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We test the monkeys with cognitive tasks while they are aging and note savings and cognitive decline over time in each task (working memory, visual search, rule shifting). Then after they have reached their natural end of life, we examine their brain tissue post-mortem to note levels of neurons, astrocytes, and microglia in different key structures involving memory, attention, and executive function. We look for the presence of beta-amyloid species, including plaques, and phosphorylated tau in these same areas. We have also started to examine whether neurogenesis is occurring in different areas of the brain. All of these should correlate with cognitive decline found in life, to some degree, but some may illuminate the relationships between immune responses (astrocytes and microglia), misfolded proteins that may interfere with cell function and communication across synapses (beta-amyloid and tau), neural death and neurogenesis. The combination of knowing the neural signature or portrait of each monkey with knowing how much decline they experienced should elucidate how cognition may show savings or loss as a function of how these systems are reacting to aging. There may be some neurodegenerative disease revealed in some of these aging monkeys, and the addition to aging of disease is an important matter to address. There is evidence that tamarins may be a model of Alzheimer’s Disease because they naturally accumulate beta-amyloid plaques late in life (Lemere et al, 2009).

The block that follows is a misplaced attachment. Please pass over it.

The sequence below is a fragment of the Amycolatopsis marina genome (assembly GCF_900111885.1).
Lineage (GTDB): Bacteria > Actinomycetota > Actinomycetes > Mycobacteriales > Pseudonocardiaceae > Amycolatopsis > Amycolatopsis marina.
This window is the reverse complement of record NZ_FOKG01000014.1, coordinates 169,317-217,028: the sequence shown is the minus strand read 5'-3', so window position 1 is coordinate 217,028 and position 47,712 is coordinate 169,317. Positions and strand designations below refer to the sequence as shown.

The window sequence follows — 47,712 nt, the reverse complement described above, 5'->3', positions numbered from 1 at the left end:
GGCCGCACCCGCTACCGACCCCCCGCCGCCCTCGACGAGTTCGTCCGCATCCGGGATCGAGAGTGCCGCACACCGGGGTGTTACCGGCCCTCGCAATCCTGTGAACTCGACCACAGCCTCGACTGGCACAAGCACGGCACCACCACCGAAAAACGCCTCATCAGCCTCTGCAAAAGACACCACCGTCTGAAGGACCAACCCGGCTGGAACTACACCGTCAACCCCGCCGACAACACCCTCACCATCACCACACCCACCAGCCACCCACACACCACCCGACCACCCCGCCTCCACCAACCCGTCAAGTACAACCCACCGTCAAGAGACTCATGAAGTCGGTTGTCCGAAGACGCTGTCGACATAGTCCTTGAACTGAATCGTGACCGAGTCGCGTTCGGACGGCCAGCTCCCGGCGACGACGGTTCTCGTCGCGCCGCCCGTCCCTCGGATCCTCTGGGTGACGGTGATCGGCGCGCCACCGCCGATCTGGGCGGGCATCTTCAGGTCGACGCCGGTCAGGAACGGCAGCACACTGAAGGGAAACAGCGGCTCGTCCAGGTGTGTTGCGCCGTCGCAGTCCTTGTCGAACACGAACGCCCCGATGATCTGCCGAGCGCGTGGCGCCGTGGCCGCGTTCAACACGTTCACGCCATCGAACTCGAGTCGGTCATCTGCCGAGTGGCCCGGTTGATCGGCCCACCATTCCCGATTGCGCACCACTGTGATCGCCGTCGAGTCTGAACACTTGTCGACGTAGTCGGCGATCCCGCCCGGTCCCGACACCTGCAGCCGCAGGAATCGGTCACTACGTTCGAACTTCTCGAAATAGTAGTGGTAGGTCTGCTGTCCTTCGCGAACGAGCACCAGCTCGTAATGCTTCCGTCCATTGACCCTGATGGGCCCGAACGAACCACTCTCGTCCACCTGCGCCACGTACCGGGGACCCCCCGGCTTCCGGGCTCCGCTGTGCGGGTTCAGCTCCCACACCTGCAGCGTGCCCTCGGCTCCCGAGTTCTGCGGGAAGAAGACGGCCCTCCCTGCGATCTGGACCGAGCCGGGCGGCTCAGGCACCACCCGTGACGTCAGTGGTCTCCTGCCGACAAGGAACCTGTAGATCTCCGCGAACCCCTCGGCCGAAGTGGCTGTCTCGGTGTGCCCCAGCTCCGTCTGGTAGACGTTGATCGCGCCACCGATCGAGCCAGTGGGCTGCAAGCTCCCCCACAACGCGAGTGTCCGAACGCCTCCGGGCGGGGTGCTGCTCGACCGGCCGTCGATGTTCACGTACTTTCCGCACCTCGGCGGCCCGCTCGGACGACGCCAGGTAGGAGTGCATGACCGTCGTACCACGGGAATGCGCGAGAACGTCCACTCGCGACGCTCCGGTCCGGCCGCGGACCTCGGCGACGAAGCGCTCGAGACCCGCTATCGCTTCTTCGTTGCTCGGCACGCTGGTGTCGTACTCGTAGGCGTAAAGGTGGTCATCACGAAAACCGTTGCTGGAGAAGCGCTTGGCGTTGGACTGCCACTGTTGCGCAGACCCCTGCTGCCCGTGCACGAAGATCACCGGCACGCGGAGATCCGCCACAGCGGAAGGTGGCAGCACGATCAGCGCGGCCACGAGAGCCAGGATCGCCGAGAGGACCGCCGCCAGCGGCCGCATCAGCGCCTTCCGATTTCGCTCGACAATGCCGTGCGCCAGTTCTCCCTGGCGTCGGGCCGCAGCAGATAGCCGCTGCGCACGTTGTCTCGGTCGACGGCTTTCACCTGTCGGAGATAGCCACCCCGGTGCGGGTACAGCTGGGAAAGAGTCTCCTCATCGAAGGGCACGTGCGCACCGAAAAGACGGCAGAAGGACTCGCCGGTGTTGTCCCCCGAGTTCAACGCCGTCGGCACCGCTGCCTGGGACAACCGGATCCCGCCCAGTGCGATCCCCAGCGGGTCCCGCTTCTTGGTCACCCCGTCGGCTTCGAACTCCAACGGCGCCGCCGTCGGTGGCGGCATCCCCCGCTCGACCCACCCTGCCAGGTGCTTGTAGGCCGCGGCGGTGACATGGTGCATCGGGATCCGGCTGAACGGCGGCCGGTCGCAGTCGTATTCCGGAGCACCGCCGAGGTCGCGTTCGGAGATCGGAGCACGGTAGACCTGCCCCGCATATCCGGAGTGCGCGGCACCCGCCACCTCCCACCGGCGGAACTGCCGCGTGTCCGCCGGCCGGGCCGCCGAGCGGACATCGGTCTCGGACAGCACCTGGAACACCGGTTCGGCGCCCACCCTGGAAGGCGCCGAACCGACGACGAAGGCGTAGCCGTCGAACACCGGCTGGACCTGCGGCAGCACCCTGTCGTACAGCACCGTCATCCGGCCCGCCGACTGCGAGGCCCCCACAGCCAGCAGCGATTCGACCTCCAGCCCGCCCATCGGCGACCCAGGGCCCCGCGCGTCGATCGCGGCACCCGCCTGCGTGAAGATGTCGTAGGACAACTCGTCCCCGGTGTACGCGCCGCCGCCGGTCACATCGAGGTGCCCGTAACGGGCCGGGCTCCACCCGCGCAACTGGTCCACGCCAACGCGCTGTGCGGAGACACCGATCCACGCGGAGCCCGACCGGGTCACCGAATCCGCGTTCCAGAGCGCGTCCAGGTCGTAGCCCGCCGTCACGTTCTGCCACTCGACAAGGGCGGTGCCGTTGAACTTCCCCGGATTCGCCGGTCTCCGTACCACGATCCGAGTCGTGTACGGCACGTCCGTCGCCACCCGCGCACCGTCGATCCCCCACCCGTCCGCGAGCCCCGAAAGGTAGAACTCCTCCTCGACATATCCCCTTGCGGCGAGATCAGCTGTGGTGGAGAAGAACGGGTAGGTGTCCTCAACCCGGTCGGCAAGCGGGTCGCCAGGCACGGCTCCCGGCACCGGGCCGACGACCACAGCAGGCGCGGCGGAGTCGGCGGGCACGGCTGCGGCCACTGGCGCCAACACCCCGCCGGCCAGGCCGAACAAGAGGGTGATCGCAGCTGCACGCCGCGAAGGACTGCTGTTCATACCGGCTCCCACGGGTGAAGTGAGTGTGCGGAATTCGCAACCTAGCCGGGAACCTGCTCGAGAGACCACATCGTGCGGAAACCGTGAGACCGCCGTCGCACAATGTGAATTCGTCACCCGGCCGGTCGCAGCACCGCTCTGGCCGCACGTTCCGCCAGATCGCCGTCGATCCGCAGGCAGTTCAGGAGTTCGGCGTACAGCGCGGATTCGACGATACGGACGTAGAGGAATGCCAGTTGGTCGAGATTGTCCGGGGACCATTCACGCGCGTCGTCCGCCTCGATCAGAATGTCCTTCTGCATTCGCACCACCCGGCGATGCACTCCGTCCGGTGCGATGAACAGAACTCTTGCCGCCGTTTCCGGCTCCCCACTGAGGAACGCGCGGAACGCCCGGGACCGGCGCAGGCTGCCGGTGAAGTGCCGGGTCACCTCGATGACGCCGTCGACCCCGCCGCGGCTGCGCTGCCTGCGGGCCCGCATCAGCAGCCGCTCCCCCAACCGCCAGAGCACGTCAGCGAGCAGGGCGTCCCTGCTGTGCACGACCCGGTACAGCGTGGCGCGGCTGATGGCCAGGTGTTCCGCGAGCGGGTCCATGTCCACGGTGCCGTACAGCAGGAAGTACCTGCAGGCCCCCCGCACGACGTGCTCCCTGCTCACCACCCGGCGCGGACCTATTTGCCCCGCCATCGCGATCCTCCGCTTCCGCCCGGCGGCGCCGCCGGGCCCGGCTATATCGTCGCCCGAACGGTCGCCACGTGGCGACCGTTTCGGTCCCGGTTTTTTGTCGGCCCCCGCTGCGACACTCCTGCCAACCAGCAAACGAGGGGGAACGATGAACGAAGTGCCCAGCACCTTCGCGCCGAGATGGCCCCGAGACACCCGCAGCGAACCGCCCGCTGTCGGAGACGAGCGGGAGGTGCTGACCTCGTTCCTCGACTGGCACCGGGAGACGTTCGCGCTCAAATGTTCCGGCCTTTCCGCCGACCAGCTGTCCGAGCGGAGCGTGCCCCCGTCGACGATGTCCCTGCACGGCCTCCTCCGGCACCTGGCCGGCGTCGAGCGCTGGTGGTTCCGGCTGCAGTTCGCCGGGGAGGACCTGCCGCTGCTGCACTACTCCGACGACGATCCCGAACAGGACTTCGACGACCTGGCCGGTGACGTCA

We have presented 2 posters at national conferences, one in 2018 which only examines some of the physiological variables in 4 monkeys that died at different ages, and one in 2019 in which we could do a more thorough individual assessment of cognitive ability with physiological state and neuropathological threats. Our plan is to complete analyses like these with all of our monkeys.

A cognitive and neuropathological analysis of one aged monkey, Wisteria, age 20 at time of death, presented at the Society for Neuroscience (2019).


An analysis of the presence of AD markers and astrocyte function in 4 different aged monkeys, presented at the Society for Neuroscience (2018).

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